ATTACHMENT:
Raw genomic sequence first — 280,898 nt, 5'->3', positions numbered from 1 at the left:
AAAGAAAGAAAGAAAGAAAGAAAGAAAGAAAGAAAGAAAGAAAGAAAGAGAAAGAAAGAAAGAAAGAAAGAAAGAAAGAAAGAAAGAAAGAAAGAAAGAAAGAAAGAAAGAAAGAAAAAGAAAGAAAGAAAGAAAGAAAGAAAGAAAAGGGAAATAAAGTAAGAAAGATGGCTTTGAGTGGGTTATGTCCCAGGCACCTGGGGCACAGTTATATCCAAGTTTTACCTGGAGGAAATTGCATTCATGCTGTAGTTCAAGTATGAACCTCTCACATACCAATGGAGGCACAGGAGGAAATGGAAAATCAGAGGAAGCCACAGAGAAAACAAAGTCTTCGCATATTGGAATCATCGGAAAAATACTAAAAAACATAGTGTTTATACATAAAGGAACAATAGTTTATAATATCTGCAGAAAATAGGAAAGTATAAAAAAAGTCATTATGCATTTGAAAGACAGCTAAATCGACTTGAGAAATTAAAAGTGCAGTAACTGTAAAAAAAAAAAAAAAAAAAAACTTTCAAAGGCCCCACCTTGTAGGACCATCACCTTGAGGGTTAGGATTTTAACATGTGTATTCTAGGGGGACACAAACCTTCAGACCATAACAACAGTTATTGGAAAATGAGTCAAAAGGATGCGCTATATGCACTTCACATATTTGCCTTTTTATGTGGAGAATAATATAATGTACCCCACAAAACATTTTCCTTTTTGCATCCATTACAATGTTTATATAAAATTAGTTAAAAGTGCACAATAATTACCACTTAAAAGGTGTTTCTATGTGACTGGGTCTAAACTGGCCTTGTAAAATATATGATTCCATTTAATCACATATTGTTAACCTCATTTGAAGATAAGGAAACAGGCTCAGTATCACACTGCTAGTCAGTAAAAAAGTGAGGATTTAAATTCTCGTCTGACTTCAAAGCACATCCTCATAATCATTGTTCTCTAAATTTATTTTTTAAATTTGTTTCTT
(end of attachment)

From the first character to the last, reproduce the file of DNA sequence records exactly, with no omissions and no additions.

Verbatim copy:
Raw genomic sequence first — 280,898 nt, 5'->3', positions numbered from 1 at the left:
AAAGAAAGAAAGAAAGAAAGAAAGAAAGAAAGAAAGAAAGAAAGAAAGAGAAAGAAAGAAAGAAAGAAAGAAAGAAAGAAAGAAAGAAAGAAAGAAAGAAAGAAAGAAAGAAAGAAAAAGAAAGAAAGAAAGAAAGAAAGAAAGAAAAGGGAAATAAAGTAAGAAAGATGGCTTTGAGTGGGTTATGTCCCAGGCACCTGGGGCACAGTTATATCCAAGTTTTACCTGGAGGAAATTGCATTCATGCTGTAGTTCAAGTATGAACCTCTCACATACCAATGGAGGCACAGGAGGAAATGGAAAATCAGAGGAAGCCACAGAGAAAACAAAGTCTTCGCATATTGGAATCATCGGAAAAATACTAAAAAACATAGTGTTTATACATAAAGGAACAATAGTTTATAATATCTGCAGAAAATAGGAAAGTATAAAAAAAGTCATTATGCATTTGAAAGACAGCTAAATCGACTTGAGAAATTAAAAGTGCAGTAACTGTAAAAAAAAAAAAAAAAAAAAACTTTCAAAGGCCCCACCTTGTAGGACCATCACCTTGAGGGTTAGGATTTTAACATGTGTATTCTAGGGGGACACAAACCTTCAGACCATAACAACAGTTATTGGAAAATGAGTCAAAAGGATGCGCTATATGCACTTCACATATTTGCCTTTTTATGTGGAGAATAATATAATGTACCCCACAAAACATTTTCCTTTTTGCATCCATTACAATGTTTATATAAAATTAGTTAAAAGTGCACAATAATTACCACTTAAAAGGTGTTTCTATGTGACTGGGTCTAAACTGGCCTTGTAAAATATATGATTCCATTTAATCACATATTGTTAACCTCATTTGAAGATAAGGAAACAGGCTCAGTATCACACTGCTAGTCAGTAAAAAAGTGAGGATTTAAATTCTCGTCTGACTTCAAAGCACATCCTCATAATCATTGTTCTCTAAATTTATTTTTTAAATTTGTTTCTT